I believe I've found the issue.
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Looks like both camshafts are out by a tooth. Couldn't take a clear photo of the other side, but the line falls below the jug. I'd say they'd jumped when the timing chain was loose.
An issue I'd forgotten to mention is that I cant fully rotate the crankshaft manually. I'd say one of the valves is attempting to open and colliding with the piston, which would explain the noise. I'll have another look at the German manual to make sure I line everything up correctly.
 

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With normal cam chain wear, the chain will stretch so a slight misalignment may be ok but definitely needs to be looked at closely. The manual should give you the number of chain links between the marks on the sprockets. Count the links as this can help determine if it jumped one tooth on one cam.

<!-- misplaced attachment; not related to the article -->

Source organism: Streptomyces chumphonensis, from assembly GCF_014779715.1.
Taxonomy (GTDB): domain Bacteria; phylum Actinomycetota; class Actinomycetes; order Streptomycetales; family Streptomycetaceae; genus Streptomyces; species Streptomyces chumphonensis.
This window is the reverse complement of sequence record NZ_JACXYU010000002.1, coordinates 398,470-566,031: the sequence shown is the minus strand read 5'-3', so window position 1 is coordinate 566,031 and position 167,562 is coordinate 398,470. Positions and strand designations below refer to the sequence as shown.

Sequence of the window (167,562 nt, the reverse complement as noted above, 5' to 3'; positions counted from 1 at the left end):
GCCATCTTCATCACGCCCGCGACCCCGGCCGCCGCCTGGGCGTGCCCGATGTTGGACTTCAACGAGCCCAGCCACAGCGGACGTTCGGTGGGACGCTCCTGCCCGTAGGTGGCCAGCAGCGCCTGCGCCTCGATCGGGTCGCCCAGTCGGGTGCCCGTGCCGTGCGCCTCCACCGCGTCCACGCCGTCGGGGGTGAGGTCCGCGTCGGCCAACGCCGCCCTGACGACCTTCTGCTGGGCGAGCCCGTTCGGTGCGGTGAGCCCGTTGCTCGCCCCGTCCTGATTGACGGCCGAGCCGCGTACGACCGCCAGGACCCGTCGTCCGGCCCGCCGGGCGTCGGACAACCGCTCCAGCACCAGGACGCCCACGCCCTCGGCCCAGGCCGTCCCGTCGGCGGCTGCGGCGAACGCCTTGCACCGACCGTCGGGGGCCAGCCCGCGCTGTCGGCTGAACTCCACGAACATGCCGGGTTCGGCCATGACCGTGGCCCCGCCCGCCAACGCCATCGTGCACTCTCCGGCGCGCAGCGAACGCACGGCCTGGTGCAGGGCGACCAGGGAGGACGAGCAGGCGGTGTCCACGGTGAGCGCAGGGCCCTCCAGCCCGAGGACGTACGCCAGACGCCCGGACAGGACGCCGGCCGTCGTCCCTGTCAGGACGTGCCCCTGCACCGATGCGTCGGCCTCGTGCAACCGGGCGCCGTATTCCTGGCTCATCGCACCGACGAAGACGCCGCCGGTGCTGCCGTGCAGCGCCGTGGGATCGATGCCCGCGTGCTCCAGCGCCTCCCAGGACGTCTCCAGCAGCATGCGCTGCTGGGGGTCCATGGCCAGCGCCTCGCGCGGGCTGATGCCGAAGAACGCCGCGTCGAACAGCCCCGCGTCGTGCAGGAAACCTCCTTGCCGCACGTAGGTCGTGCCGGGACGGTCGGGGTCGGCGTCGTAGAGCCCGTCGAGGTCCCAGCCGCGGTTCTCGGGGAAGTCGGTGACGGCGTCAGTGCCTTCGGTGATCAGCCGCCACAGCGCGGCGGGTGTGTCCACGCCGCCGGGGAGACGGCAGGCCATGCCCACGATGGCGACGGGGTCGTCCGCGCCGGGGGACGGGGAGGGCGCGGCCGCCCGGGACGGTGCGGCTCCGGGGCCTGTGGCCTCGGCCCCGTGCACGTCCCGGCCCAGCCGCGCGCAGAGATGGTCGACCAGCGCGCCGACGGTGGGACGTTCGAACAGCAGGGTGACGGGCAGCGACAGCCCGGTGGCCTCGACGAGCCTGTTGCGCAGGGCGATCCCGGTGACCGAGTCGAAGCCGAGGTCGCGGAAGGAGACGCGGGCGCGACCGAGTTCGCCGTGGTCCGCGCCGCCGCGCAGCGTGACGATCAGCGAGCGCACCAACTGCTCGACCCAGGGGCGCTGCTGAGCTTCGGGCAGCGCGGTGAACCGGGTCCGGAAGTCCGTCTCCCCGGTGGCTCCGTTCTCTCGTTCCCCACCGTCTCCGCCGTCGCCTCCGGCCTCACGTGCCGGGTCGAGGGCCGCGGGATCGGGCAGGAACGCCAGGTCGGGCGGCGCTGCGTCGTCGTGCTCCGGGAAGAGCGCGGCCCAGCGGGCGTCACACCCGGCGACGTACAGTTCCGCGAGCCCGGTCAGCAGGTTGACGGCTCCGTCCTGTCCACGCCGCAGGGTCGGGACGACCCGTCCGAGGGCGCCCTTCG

But before we go there, can you answer one question? In your first post you say "the spark plugs hadn't been adjusted correctly". Was the gap too big or too small? This could be an important clue.
 

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Discussion Starter · #35 ·
With normal cam chain wear, the chain will stretch so a slight misalignment may be ok but definitely needs to be looked at closely. The manual should give you the number of chain links between the marks on the sprockets. Count the links as this can help determine if it jumped one tooth on one cam.

But before we go there, can you answer one question? In your first post you say "the spark plugs hadn't been adjusted correctly". Was the gap too big or too small? This could be an important clue.